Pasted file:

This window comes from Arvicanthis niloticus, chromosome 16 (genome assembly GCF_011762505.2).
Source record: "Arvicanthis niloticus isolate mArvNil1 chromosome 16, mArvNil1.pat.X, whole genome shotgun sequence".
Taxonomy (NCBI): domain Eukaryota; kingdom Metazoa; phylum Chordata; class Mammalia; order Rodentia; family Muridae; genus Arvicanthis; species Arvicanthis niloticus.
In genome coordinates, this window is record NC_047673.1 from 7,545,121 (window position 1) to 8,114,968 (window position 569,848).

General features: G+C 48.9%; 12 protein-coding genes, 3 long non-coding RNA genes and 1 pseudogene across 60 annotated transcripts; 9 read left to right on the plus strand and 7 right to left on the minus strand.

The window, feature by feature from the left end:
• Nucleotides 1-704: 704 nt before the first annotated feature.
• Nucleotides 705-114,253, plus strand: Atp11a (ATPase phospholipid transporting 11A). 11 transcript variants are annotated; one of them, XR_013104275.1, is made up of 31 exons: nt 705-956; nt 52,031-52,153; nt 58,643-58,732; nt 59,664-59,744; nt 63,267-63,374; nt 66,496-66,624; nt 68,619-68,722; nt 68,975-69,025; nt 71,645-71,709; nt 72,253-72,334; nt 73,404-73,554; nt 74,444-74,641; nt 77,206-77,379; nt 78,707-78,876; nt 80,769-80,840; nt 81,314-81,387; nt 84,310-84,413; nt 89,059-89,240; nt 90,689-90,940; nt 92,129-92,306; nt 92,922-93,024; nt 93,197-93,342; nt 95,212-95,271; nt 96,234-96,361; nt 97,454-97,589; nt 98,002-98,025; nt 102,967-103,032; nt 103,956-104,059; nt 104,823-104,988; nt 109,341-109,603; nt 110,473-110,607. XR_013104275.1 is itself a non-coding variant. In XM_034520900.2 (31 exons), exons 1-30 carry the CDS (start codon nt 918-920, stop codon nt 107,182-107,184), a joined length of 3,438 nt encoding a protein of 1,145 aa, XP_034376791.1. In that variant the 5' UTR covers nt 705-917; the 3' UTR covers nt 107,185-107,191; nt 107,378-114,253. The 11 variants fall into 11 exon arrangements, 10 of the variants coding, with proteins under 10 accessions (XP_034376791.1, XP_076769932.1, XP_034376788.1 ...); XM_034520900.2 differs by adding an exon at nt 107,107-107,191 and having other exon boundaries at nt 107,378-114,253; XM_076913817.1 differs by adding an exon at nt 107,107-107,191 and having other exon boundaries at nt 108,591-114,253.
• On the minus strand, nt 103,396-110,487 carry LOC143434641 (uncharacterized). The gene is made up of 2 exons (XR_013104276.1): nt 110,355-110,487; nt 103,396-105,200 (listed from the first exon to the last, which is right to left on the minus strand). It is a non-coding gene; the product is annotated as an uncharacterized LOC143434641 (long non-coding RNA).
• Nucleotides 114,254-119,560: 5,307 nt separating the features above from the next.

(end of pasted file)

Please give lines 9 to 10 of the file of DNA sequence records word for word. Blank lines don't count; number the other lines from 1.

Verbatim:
• On the minus strand, nt 103,396-110,487 carry LOC143434641 (uncharacterized). The gene is made up of 2 exons (XR_013104276.1): nt 110,355-110,487; nt 103,396-105,200 (listed from the first exon to the last, which is right to left on the minus strand). It is a non-coding gene; the product is annotated as an uncharacterized LOC143434641 (long non-coding RNA).
• Nucleotides 114,254-119,560: 5,307 nt separating the features above from the next.